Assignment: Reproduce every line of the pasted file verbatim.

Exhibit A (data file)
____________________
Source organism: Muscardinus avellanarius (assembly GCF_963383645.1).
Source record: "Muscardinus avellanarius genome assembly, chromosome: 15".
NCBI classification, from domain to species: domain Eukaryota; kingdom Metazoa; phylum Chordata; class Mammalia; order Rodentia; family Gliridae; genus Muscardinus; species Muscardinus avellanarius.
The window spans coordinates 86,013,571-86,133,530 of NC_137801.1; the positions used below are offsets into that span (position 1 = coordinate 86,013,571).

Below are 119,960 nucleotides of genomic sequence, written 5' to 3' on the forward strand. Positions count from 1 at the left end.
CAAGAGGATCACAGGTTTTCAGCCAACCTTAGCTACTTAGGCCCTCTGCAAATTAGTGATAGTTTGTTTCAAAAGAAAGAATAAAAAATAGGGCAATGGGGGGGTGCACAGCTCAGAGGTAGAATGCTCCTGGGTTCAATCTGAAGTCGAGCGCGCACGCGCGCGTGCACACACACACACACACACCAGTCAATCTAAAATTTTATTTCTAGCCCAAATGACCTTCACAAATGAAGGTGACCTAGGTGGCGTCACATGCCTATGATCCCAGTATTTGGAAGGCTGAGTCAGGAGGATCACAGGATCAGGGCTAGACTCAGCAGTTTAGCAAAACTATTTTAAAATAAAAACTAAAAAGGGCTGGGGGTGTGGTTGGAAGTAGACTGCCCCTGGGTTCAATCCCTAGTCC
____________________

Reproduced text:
Source organism: Muscardinus avellanarius (assembly GCF_963383645.1).
Source record: "Muscardinus avellanarius genome assembly, chromosome: 15".
NCBI classification, from domain to species: domain Eukaryota; kingdom Metazoa; phylum Chordata; class Mammalia; order Rodentia; family Gliridae; genus Muscardinus; species Muscardinus avellanarius.
The window spans coordinates 86,013,571-86,133,530 of NC_137801.1; the positions used below are offsets into that span (position 1 = coordinate 86,013,571).

Below are 119,960 nucleotides of genomic sequence, written 5' to 3' on the forward strand. Positions count from 1 at the left end.
CAAGAGGATCACAGGTTTTCAGCCAACCTTAGCTACTTAGGCCCTCTGCAAATTAGTGATAGTTTGTTTCAAAAGAAAGAATAAAAAATAGGGCAATGGGGGGGTGCACAGCTCAGAGGTAGAATGCTCCTGGGTTCAATCTGAAGTCGAGCGCGCACGCGCGCGTGCACACACACACACACACACCAGTCAATCTAAAATTTTATTTCTAGCCCAAATGACCTTCACAAATGAAGGTGACCTAGGTGGCGTCACATGCCTATGATCCCAGTATTTGGAAGGCTGAGTCAGGAGGATCACAGGATCAGGGCTAGACTCAGCAGTTTAGCAAAACTATTTTAAAATAAAAACTAAAAAGGGCTGGGGGTGTGGTTGGAAGTAGACTGCCCCTGGGTTCAATCCCTAGTCC